He knew where to sit and where to stand. He knew when to stay and when to go. His hands were folded in a most devout manner. He knelt up straight and appeared angelic if just for the hour—even if he was sure the devil and his tie were choking the everlasting life out of him.

And I had to chuckle, imagining him and his friends on a not-so-special Sunday. Other Masses on other days when they may be a little bored, a little distracted, possibly poking their sisters or each other now and again. Praying a little, giggling a little, learning a little.

Unlike our ceremony when the 50 of us had piled into the front pews, girls on the left, boys on the right, Fischer’s school takes a different approach. They space things out. Each of four classes gets to attend its own weekend Mass.

And each new communicant gets a reserved pew for family. It was nice, no need to arrive 45 minutes early, no need to save seats. I appreciate the thoughtfulness of reducing a family’s stress when back at home you can imagine there are all sorts of hollering and anxiety. If for no other reason than everyone needs a hot shower.

But the girls still sit on one side, and the boys still sit on the other.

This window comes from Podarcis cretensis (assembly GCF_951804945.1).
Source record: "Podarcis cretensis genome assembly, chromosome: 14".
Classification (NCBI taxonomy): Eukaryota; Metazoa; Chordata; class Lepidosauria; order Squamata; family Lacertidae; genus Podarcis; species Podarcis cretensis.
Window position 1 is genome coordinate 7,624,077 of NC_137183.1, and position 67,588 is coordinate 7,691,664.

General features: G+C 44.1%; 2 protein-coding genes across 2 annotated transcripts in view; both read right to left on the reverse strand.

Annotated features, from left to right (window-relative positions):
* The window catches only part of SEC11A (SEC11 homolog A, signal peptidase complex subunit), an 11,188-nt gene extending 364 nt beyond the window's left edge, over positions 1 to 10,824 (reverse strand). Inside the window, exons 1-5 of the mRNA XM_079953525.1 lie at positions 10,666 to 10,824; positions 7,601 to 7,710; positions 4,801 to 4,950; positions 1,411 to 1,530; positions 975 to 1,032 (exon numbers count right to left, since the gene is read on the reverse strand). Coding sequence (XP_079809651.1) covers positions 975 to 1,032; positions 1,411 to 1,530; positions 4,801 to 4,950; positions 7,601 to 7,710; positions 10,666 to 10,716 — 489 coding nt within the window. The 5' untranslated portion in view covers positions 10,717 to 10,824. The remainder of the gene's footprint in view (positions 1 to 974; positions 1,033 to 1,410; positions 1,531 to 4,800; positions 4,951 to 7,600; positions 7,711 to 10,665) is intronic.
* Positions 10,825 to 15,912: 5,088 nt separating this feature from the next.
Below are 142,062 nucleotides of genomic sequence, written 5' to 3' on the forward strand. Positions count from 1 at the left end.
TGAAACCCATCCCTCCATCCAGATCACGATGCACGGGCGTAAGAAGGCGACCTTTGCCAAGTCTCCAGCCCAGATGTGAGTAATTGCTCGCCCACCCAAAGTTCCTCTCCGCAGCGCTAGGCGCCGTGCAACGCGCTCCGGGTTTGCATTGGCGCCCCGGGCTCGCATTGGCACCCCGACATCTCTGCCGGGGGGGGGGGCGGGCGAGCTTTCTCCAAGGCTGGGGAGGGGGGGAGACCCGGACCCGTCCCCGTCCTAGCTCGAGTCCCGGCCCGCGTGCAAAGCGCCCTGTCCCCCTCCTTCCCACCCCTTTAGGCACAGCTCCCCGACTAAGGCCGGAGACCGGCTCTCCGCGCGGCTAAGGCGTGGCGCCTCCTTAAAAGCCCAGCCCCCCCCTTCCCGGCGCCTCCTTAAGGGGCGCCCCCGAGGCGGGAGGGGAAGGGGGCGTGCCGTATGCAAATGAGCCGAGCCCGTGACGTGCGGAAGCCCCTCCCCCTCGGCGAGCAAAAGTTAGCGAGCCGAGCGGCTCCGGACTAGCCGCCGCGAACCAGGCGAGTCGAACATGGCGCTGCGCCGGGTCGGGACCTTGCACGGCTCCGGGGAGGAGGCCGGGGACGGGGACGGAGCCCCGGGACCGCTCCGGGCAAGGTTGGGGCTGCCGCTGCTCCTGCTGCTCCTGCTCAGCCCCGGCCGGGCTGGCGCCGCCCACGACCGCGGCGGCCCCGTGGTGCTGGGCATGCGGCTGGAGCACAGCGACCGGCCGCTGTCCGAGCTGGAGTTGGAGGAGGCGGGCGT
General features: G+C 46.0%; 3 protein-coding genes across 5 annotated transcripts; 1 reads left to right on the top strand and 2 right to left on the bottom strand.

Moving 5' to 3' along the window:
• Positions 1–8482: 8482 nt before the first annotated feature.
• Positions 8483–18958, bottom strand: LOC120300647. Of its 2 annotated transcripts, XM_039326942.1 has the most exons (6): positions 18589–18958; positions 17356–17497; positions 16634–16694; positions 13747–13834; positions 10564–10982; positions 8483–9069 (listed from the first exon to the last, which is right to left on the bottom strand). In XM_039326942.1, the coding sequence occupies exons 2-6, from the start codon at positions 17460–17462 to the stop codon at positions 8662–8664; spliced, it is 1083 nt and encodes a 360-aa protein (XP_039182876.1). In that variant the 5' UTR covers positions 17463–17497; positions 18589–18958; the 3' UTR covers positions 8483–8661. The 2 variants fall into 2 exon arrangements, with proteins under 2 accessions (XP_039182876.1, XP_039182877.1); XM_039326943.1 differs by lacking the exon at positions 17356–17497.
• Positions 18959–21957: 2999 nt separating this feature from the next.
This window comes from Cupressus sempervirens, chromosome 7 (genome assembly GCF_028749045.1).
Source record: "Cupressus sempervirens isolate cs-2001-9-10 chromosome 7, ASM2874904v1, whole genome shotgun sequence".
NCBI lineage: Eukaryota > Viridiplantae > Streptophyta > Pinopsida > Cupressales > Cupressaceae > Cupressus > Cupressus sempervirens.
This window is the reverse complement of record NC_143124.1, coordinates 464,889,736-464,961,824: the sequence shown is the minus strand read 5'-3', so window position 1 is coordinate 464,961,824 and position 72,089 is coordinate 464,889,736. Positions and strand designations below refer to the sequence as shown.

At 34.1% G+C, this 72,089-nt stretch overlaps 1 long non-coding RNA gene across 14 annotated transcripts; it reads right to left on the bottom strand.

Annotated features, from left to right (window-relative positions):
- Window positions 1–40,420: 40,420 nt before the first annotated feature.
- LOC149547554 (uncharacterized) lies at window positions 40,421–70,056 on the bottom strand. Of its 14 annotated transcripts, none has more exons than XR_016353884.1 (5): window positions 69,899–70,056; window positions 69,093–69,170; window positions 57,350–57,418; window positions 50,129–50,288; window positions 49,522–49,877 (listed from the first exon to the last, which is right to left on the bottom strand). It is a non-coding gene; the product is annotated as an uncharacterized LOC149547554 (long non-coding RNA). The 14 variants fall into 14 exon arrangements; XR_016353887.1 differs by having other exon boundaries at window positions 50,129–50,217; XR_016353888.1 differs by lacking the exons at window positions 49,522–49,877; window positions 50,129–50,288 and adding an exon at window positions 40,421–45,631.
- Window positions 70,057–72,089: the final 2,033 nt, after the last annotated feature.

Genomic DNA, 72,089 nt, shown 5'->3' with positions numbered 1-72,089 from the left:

I couldn’t help but look around. In a throwback to families of the ’60s, across the aisle sat a little girl with her mom and dad and seven stairstep siblings, the oldest of whom couldn’t have been but 12.

The boy’s family in front of us needed to spill over into a nearby pew. Good for them. But he appeared to have lots of grandparents … not at all uncommon these days but not nearly so for those of us who gathered those 60-plus years ago.

In the pew behind us sat a little fellow with his grandpa and not a single other soul. His parents had been killed in an accident; his grandparents were now raising him until his grandmother recently passed away. So, it was just the two of them now, and Grandpa looked older than me.

Father gave a great homily—one he addressed to the kids but that had meaning for us all.

And then came the big moment. Each came forward, each stood alone with Father, each extended a palm. And then each youngster took his or her turn receiving their Savior for the first time.

It gave me a few moments to ponder the future of each of these children.

Who will he be? What will she do? Will these little ones prove to be responsible and charitable? Or more focused on the face that will stare back in the mirror?